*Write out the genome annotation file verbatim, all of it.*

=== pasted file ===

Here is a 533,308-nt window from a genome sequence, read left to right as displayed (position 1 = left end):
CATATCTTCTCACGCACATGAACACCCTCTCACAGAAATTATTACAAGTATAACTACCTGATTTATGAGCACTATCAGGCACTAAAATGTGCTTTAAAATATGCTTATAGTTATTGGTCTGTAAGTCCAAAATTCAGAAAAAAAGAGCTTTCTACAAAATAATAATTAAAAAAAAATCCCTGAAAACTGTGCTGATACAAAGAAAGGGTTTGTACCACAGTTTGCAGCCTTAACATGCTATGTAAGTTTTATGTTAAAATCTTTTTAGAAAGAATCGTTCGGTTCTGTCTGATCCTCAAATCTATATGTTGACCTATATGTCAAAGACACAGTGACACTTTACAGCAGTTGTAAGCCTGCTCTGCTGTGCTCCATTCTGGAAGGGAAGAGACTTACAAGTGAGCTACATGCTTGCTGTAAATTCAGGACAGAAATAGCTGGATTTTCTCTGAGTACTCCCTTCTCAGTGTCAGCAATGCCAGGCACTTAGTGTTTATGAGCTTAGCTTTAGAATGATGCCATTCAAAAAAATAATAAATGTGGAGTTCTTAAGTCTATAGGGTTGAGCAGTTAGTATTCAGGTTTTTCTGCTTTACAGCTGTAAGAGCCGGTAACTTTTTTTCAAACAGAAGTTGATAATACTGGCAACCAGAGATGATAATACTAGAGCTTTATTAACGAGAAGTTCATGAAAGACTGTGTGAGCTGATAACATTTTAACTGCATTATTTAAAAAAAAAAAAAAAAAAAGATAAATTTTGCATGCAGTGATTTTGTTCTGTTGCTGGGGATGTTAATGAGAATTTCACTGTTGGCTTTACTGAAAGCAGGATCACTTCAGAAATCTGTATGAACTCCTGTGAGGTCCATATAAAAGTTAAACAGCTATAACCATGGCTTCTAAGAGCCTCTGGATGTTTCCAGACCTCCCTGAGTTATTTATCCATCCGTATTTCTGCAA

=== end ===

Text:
Here is a 533,308-nt window from a genome sequence, read left to right as displayed (position 1 = left end):
CATATCTTCTCACGCACATGAACACCCTCTCACAGAAATTATTACAAGTATAACTACCTGATTTATGAGCACTATCAGGCACTAAAATGTGCTTTAAAATATGCTTATAGTTATTGGTCTGTAAGTCCAAAATTCAGAAAAAAAGAGCTTTCTACAAAATAATAATTAAAAAAAAATCCCTGAAAACTGTGCTGATACAAAGAAAGGGTTTGTACCACAGTTTGCAGCCTTAACATGCTATGTAAGTTTTATGTTAAAATCTTTTTAGAAAGAATCGTTCGGTTCTGTCTGATCCTCAAATCTATATGTTGACCTATATGTCAAAGACACAGTGACACTTTACAGCAGTTGTAAGCCTGCTCTGCTGTGCTCCATTCTGGAAGGGAAGAGACTTACAAGTGAGCTACATGCTTGCTGTAAATTCAGGACAGAAATAGCTGGATTTTCTCTGAGTACTCCCTTCTCAGTGTCAGCAATGCCAGGCACTTAGTGTTTATGAGCTTAGCTTTAGAATGATGCCATTCAAAAAAATAATAAATGTGGAGTTCTTAAGTCTATAGGGTTGAGCAGTTAGTATTCAGGTTTTTCTGCTTTACAGCTGTAAGAGCCGGTAACTTTTTTTCAAACAGAAGTTGATAATACTGGCAACCAGAGATGATAATACTAGAGCTTTATTAACGAGAAGTTCATGAAAGACTGTGTGAGCTGATAACATTTTAACTGCATTATTTAAAAAAAAAAAAAAAAAAAGATAAATTTTGCATGCAGTGATTTTGTTCTGTTGCTGGGGATGTTAATGAGAATTTCACTGTTGGCTTTACTGAAAGCAGGATCACTTCAGAAATCTGTATGAACTCCTGTGAGGTCCATATAAAAGTTAAACAGCTATAACCATGGCTTCTAAGAGCCTCTGGATGTTTCCAGACCTCCCTGAGTTATTTATCCATCCGTATTTCTGCAA